The highlight of the meet at the Queensland State Championships was the men’s 200 free, featuring a battle between two of the country’s great young swimmers.
Australian star James Magnussen has boasted in the past that as good as his 100 freestyle has been in the last 6 months (he swam the fastest time ever in textile), that he might be as good or better in the 200, though there’s been little evidence of that in the past. He has also remarked that he would consider a spot on the Australian 800 free relay, though individually his focus would be strictly on the 100.
At the Queensland State Championships yesterday, however, Magnussen was taken aback by a fantastic swim from the fast-rising 17-year old Cameron McEvoy, who won the State title in 1:48.05, which is a lifetime best for him by two seconds (clearing his mark from Junior Worlds just 4 months ago).
That left Magnussen in 2nd place in 1:49.09, which also happens to be his lifetime best (by 4-tenths).
Though he has work to do in the 200 to be among the best in the world like he is in the 100, the potential is there for Magnussen to really excel. Unlike we see from him in the 100, he takes out his 200 freestyle fairly hard (53.02 – 56.07) but still finishes relatively well. Still, McEvoy’s splits (52.88 – 55.17) are even more impressive. Suffice it to say that he’s established himself as a leading contender for the Australian Olympic Team, which will be a boost they badly need for some good, albeit thin, relays.
In the women’s 200 free, 20-year old Jade Neilsen made a huge step towards firming up her place in the grander scheme of Australian swimming with a win in 1:58.30. In that swim, she knocked off some huge names, including Bronte Barratt (1:58.43 – 2nd), Blair Evans (2:00.50 – 5th), and Kylie Palmer (2:00.67). The Australian women are looking to slow-play this in-season meets this year, though, to avoid the collapse they saw last season.
The champion in the women’s 100 fly was British national, but Australian resident, Ellen Gandy in 58.60. She’s going to have a dogfight on her hands just to make the British Olympic squad, though I like her chances. Alice Mills was 2nd in 59.23, followed by Jessicah Schipper in 59.29.
In 6th-place in this race was former sprint wunderkind Yolane Kukla in 59.60. She may have hit a bit of a plateau (perhaps stunted by her lack of growth) since bursting onto the scene as a 14-year old. Emily Seebohm was 7th in 1:00.21, which makes one wonder if she’s yet completely healthy after a freak year of injuries and illnesses.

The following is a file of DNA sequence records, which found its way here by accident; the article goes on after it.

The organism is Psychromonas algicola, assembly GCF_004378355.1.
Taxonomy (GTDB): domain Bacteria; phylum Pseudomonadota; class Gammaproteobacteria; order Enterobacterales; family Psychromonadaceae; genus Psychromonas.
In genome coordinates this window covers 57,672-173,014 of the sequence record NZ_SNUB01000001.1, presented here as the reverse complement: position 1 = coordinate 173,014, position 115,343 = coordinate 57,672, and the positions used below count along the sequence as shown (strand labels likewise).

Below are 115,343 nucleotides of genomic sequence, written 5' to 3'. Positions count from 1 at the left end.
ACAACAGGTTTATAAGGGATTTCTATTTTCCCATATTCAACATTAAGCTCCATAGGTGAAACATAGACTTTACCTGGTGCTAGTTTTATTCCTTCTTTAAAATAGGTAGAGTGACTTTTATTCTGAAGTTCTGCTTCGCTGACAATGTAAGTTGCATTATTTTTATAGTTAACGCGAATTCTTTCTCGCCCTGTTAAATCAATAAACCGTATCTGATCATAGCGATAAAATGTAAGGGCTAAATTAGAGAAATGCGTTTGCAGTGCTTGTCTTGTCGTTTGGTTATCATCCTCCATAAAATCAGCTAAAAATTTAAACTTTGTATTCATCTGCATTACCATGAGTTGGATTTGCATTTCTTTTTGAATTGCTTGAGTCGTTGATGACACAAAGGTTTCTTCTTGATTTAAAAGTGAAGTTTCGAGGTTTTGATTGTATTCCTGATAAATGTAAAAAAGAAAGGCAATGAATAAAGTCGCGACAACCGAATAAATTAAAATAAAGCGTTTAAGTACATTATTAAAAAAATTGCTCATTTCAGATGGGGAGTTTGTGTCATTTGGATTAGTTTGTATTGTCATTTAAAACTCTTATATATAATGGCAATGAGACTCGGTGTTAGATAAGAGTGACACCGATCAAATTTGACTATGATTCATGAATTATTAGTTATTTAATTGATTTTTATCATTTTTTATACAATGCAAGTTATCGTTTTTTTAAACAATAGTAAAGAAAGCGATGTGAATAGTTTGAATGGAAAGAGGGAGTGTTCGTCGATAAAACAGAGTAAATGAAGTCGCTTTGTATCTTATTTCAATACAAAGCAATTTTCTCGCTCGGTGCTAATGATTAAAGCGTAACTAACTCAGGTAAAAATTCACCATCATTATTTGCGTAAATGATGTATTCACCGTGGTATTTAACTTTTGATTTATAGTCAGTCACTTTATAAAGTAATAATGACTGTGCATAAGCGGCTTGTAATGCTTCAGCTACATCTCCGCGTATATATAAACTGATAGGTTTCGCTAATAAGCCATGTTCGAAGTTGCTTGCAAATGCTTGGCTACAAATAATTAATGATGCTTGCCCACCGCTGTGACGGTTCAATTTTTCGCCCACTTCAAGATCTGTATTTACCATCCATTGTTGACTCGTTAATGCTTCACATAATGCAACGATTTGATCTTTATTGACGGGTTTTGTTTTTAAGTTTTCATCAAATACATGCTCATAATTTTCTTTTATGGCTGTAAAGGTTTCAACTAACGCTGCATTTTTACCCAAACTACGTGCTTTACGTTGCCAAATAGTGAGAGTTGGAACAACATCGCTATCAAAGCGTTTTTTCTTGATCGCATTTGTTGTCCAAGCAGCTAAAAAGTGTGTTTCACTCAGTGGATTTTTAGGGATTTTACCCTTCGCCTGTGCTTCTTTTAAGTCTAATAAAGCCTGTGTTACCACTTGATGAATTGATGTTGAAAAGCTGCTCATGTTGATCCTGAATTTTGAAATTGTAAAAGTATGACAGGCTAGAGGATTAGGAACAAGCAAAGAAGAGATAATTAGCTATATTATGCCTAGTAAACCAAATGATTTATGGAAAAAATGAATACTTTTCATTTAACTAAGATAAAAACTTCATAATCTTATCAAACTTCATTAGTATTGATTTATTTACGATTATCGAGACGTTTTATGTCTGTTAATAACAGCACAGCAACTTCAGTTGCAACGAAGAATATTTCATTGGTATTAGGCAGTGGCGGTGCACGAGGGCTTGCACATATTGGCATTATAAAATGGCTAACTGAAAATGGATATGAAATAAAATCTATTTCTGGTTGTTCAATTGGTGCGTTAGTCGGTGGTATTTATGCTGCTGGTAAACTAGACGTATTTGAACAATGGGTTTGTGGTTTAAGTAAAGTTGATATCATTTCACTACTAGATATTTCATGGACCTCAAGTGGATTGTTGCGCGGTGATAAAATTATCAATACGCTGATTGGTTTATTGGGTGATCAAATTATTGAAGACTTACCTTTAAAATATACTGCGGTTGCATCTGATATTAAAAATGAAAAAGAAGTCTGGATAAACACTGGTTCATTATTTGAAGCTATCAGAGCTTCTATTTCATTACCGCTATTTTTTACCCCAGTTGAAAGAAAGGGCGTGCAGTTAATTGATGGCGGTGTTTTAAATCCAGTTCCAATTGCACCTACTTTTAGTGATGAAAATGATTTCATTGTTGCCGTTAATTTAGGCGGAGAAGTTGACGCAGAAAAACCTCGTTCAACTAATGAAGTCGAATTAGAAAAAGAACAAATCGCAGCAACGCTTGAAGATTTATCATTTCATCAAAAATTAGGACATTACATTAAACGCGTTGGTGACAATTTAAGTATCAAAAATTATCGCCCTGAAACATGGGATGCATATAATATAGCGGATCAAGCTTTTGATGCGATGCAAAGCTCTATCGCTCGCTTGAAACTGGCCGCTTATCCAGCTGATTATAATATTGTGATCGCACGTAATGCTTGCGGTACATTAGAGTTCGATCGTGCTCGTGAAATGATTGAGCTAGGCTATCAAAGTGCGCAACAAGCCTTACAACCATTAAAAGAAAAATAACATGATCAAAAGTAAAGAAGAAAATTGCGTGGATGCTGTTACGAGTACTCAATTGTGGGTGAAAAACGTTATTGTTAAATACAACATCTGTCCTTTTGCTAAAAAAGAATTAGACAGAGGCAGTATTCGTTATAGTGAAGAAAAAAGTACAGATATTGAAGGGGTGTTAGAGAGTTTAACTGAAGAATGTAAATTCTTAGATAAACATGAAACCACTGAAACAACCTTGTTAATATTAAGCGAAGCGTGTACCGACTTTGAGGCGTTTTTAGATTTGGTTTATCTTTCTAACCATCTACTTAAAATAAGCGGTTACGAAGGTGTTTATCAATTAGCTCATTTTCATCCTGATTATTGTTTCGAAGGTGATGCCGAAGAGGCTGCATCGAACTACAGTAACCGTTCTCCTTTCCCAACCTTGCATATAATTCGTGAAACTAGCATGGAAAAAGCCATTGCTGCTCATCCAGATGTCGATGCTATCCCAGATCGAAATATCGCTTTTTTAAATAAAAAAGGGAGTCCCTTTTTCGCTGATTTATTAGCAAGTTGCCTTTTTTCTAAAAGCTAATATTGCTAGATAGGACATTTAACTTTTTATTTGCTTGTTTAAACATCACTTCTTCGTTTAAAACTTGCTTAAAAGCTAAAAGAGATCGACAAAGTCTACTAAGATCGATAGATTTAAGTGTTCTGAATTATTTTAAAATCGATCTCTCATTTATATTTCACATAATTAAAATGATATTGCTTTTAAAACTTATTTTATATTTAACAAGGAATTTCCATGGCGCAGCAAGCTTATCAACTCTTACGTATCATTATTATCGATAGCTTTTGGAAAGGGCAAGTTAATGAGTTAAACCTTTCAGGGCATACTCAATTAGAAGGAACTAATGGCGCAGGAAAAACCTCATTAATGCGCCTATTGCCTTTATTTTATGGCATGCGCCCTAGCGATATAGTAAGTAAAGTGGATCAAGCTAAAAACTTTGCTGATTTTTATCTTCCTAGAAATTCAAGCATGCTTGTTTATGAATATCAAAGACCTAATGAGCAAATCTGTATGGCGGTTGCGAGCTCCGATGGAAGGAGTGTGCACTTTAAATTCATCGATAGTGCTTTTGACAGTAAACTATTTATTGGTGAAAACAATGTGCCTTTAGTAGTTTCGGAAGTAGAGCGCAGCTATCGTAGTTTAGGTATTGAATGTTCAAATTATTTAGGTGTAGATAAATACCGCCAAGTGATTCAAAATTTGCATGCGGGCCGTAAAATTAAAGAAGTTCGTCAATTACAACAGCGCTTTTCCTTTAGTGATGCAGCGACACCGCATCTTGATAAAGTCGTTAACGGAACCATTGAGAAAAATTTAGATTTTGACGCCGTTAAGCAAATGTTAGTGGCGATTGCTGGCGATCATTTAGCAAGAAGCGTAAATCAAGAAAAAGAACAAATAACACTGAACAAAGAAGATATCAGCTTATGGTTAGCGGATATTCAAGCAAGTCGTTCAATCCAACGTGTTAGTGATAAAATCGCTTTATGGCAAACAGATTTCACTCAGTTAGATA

Libby Trickett, the other Australian comeback swimmer, was 9th in 1:01.13, which is not a good time for her even if we assume that she was unrested. With every passing swim (remember that she’s been back in training for over a year now), her hopes at a final Olympic hoo-rah seem to dwindle. Her post-race comment in a Swimming Australia seemed to have a subtle air of this sentiment: “I was happy with how I executed that swim, I just wish I had went a little bit faster.”
Those words say to me that she’s doing exactly what she wants to do in the race, and the times still aren’t coming for her. That’s not a good sign.
20-year old Samantha Hamill took a good win in the women’s 400 IM in 4:40.28.
In the 16-year old boys’ 100 free, there was a great battle between three future key pieces of the Australian sprint group (maybe your 2020 400 free relay?). Regan Leong is sort of the “Magnussen” of the group, in that he was well behind at the turn but fought back to win in 51.71, just ahead of Luke Percy (51.72) and Corey Main (51.77). Add that to McEvoy’s 49.7 as a 16-year old in April (clearing Ian Thorpe’s National Age Record), and you’ve already got a 4-some that’s been well under 52-seconds in 2011.
The top three in this race each were faster than the United States’ best 16-year old was during this winter season (Jason Coombs in 52.14 at the Minnesota Grand Prix). (Shortly after posting, Carson Brindle swam a 51.67 at the long course time trials at USA Swimming Winter Junior Nationals. Advantage, at least for the current chunk of swimming, still goes to the Aussies.